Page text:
I'll respectfully disagree and say the shaky cam style, while played out, actually served a purpose with this particular film. I felt it was there to to heighten the effect of how both character's lives where chaotic and coming off the rails. I don't think it was just style for style's sake.

  2. Hm. You're probably right in the shaky cam's intent, but I just found the end result annoyingly indie-feeling. I'm sure the filmmakers were using it for a more admirable purpose, and perhaps I'll be a tad more tolerating of it on second viewing. Time shall tell.

  3. I recently reviewed this one myself, and I'll admit it's bit more gushing than yours. I loved this movie, and wasn't put off by the shaky cam a bit, but then I've got a high tolerance for it. I've never experienced a headache from it. Wingard's Pop Skull (full disclisure I've only watched the first 10 minutes so far) however, does feature a strobe effect that made me want to puke a bit. His debut, Sick House is pure exploitation, and a huge mess. That said, I'm really looking forward to You're Next and V/H/S. I think he's finally got the hang of creating living, breathing characters, which is the heart of real horror (Hell, real cinema in general)).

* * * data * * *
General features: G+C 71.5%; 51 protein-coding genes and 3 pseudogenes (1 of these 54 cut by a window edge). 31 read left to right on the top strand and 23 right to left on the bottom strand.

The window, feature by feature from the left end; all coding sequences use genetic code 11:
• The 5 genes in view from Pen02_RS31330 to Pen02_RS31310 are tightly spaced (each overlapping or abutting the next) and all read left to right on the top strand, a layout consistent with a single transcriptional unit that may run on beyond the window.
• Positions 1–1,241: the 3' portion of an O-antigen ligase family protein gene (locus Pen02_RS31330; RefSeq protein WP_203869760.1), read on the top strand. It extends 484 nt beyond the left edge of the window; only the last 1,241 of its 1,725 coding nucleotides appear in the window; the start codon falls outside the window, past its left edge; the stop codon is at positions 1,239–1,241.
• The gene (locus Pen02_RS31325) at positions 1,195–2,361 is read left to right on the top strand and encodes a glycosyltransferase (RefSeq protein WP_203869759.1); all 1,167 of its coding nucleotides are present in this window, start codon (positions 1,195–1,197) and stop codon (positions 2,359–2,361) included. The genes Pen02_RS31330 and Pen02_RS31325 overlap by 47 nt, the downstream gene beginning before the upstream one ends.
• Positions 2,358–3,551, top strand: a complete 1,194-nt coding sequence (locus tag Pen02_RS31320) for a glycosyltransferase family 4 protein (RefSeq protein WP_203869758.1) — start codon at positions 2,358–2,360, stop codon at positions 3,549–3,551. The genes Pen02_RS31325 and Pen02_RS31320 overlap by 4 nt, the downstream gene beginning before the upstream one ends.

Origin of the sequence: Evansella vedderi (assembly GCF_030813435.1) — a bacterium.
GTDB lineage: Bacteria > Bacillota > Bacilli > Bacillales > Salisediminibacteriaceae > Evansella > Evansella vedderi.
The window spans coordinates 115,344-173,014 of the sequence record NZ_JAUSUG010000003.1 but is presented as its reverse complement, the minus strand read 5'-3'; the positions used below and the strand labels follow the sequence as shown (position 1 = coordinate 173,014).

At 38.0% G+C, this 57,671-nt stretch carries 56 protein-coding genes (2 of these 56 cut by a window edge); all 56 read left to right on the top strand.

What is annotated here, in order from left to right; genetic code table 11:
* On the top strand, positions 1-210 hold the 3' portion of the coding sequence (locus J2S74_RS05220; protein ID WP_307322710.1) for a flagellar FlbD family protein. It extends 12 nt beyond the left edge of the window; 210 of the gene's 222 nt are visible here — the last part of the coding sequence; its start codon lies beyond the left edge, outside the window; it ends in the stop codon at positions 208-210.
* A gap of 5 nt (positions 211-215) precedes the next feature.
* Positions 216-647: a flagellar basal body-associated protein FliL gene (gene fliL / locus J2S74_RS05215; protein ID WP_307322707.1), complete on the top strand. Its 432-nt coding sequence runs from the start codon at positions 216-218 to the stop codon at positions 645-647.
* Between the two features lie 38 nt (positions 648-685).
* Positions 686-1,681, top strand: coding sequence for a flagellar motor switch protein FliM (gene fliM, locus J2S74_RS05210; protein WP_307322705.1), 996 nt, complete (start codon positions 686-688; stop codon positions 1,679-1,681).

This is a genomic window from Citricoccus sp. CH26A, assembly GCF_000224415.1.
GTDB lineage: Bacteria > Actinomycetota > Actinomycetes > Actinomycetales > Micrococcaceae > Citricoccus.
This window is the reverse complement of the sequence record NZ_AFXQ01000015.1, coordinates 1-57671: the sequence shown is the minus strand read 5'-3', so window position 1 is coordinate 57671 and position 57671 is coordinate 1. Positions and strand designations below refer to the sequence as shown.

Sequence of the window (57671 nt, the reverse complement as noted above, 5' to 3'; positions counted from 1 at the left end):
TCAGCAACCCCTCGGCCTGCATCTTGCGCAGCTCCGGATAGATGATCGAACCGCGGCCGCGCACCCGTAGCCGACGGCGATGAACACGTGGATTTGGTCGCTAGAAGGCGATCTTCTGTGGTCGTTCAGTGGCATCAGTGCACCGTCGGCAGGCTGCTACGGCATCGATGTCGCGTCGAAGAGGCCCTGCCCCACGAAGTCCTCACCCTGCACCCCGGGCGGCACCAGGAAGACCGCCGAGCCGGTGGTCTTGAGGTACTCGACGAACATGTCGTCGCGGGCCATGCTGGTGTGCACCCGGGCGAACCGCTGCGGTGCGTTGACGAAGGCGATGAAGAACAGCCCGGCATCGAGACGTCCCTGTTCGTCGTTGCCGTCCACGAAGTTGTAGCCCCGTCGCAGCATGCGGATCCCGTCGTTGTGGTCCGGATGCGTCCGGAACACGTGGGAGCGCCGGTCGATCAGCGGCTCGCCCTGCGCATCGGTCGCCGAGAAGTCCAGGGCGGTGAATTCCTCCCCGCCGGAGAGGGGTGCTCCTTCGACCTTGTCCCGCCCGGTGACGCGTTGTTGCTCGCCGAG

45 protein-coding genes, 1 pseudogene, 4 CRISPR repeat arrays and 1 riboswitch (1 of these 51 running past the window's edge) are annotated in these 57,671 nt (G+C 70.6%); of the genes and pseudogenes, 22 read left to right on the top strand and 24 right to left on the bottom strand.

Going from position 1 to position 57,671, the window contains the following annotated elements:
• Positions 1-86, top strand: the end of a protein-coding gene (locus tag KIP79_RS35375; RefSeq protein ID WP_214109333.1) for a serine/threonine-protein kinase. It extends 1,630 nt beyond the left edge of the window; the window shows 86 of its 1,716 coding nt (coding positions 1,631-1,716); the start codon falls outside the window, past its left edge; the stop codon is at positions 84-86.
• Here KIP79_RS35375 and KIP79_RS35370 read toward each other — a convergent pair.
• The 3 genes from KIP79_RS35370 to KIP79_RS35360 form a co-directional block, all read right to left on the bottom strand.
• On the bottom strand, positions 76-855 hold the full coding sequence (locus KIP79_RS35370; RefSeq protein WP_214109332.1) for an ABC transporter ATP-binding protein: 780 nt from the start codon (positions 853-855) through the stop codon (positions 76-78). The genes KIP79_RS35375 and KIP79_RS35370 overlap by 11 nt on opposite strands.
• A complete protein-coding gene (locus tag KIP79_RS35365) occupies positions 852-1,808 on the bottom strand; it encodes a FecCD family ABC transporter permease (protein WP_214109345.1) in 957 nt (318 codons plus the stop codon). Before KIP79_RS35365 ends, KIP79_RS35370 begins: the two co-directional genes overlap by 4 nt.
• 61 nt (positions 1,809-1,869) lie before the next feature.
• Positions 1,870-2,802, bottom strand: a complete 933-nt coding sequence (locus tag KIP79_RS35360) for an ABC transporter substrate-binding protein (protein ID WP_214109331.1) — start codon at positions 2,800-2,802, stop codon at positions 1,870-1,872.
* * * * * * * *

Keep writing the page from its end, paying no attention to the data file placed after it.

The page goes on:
4. I have a friend who saw You're NExt at TIFF and absolutely loved it, so I'm definitely looking forward to it. And V/H/S's premise is just too interesting to turn down. I didn't really dislike A Horrible Way To Die; I just found the filming style extremely frustrating, while everything else in it (the performances, the structure, the twist) worked quite well. I think Wingard is definitely one to watch. I just hope he focuses more on those things in the future and less on overbearing style (at least to me, though I seem to be a minority on that!).